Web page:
The Best Albums of 2014: #13 FKA Twigs – LP1

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This is the sexiest album of the year. Straight up. LP1 is memorable for not just the haunting production from the likes of Arca, Emile Haynie, Paul Epworth and even Sampha, on top of stoically deep and dark lyrics by Twigs, but it’s also for the visual atmosphere that FKA Twigs builds within her music. Essentially, you can’t listen to LP1 without thinking about her movements, her dancing, her look. It’s synesthesia of the highest order, which we went in depth about in this April post. 

There was a lot at stake for LP1. Twigs had built up steam on EP2, largely on the massively popular song and video for “Water Me” (produced by Arca, video by frequent collaborator Jesse Kanda). I remember seeing her play at Glasslands in Brooklyn, which will go down as my last time visiting the soon-to-be defunct venue and it being the hardest concert ticket to get in all of New York. There was so much mystique around Twigs, who was a prolific music video back-up dancer for the likes of Kylie Minogue and Jessie J, before launching into her solo career, that everyone wanted to see her. It was a cryptic evening: the red lights were low, the smoke machine was on and she left us all jaw-dropped. She was one of the alpha girls for the electro-R&B movement alongside Banks and on a greater scale, Grimes. But where Banks fizzled on her debut LP into a clear product/pawn of the industry (shade, i know), FKA Twigs is in a class by herself.

This is artistic expression. There are maybe one or two other artists on this list (yet to be announced) that can pull off this type of art. She’s stunning. Case in point, the video for “Two Weeks”:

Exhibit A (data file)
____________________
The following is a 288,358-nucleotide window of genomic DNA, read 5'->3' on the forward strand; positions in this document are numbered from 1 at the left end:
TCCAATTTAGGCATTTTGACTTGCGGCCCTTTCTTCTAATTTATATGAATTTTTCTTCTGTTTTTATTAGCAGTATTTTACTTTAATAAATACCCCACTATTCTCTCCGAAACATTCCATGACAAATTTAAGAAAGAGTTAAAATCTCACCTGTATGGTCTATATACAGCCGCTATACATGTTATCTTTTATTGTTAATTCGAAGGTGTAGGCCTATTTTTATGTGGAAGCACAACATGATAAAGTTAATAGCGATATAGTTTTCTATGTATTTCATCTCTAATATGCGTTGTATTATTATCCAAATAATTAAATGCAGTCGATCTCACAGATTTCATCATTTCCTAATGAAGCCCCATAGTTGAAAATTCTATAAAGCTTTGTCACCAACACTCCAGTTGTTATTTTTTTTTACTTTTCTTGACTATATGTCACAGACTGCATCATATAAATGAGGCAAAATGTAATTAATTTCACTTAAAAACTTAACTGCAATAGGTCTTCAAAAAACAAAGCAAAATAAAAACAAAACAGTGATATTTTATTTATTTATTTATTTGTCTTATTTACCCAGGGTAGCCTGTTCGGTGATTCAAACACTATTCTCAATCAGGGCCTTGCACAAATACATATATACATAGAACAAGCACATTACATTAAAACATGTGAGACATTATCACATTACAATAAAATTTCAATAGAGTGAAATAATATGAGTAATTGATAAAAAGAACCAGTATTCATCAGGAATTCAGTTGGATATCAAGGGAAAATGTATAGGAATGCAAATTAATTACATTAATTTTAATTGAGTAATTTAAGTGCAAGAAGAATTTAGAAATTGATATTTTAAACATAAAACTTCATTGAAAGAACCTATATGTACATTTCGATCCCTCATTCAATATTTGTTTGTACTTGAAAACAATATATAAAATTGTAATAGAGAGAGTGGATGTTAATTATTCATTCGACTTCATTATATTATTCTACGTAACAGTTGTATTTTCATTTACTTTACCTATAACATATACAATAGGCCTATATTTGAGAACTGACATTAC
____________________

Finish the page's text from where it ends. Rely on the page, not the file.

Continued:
She performed this song, in similar fashion to the video on Jimmy Fallon and as the set ended, Fallon couldn’t contain himself: “Wow! I have NEVER seen anything like that!” It was genuine and a moment that resonated with me for sure, when I think about how affectatious FKA Twigs’ music is.

Paul Epworth’s lone production credit on LP1, is on “Pendulum,” and it’s a finely crafted work, with the meandering beat and Twigs coursing through it’s vibrations. On “Video Girl,” Haynie and Twigs weave a memoir of sorts, from her time as a music video dancer. It’s an honest journey into the brain of her 19-year old self, who she was and who she wated to be:

The camera loves you, ain’t that enough?
You’re craving for the whole universe
So nothing’s gonna get in your way
You’re gonna get yourself broke one day

It’s a window into the mind of a budding star. She was the best at her craft, but she yearned for more out of life and out of art. And like every track on this album, it has a distinct and powerful degree of sensuality. On “Lights On,” she’s a fierce lioness and shrieks:

When I trust you we can do it with the lights on
When I trust you we can do it with the lights on
When I trust you we’ll make love until the morning
Let me tell you all my secrets in a whisper ‘til the day’s done

Fuck. This is sexy stuff and it renders us uncontrollably drawn to her. Calm and demure, standing on stage, provocatively clad in leather and fishnet undergarments, moving erratically, yet in sheer fluidity. And I can’t get these visions out of my head when I listen to her music. It’s more than just an aural experience; it’s a full-on sensory exploration and sometimes it feels like she taps into 6th and 7th senses that I didn’t even know existed. She crashes wildly in and out of lyrical bars and I’m left speechless and in awe. Every time.

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